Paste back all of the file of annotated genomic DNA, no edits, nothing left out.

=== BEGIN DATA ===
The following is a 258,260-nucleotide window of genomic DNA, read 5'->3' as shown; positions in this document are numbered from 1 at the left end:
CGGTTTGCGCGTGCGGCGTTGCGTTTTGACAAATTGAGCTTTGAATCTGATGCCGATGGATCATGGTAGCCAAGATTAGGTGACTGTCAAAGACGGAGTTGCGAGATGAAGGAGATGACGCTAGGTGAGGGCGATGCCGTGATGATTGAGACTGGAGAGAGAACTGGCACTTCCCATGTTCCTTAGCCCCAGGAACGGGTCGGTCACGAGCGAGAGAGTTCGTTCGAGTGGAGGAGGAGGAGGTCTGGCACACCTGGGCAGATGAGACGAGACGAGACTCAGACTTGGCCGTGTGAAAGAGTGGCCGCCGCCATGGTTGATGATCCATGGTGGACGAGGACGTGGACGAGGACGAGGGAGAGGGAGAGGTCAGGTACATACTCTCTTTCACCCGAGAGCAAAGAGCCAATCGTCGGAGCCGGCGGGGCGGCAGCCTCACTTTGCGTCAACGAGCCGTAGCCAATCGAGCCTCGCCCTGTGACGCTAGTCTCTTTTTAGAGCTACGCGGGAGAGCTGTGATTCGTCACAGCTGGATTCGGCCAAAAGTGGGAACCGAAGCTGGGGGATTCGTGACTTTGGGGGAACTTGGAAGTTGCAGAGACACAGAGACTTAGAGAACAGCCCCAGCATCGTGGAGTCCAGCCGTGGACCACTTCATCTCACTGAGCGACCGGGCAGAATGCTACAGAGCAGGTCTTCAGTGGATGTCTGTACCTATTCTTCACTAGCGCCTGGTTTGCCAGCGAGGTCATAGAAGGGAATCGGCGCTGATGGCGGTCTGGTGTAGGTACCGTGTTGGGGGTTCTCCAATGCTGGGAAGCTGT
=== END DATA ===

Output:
The following is a 258,260-nucleotide window of genomic DNA, read 5'->3' as shown; positions in this document are numbered from 1 at the left end:
CGGTTTGCGCGTGCGGCGTTGCGTTTTGACAAATTGAGCTTTGAATCTGATGCCGATGGATCATGGTAGCCAAGATTAGGTGACTGTCAAAGACGGAGTTGCGAGATGAAGGAGATGACGCTAGGTGAGGGCGATGCCGTGATGATTGAGACTGGAGAGAGAACTGGCACTTCCCATGTTCCTTAGCCCCAGGAACGGGTCGGTCACGAGCGAGAGAGTTCGTTCGAGTGGAGGAGGAGGAGGTCTGGCACACCTGGGCAGATGAGACGAGACGAGACTCAGACTTGGCCGTGTGAAAGAGTGGCCGCCGCCATGGTTGATGATCCATGGTGGACGAGGACGTGGACGAGGACGAGGGAGAGGGAGAGGTCAGGTACATACTCTCTTTCACCCGAGAGCAAAGAGCCAATCGTCGGAGCCGGCGGGGCGGCAGCCTCACTTTGCGTCAACGAGCCGTAGCCAATCGAGCCTCGCCCTGTGACGCTAGTCTCTTTTTAGAGCTACGCGGGAGAGCTGTGATTCGTCACAGCTGGATTCGGCCAAAAGTGGGAACCGAAGCTGGGGGATTCGTGACTTTGGGGGAACTTGGAAGTTGCAGAGACACAGAGACTTAGAGAACAGCCCCAGCATCGTGGAGTCCAGCCGTGGACCACTTCATCTCACTGAGCGACCGGGCAGAATGCTACAGAGCAGGTCTTCAGTGGATGTCTGTACCTATTCTTCACTAGCGCCTGGTTTGCCAGCGAGGTCATAGAAGGGAATCGGCGCTGATGGCGGTCTGGTGTAGGTACCGTGTTGGGGGTTCTCCAATGCTGGGAAGCTGT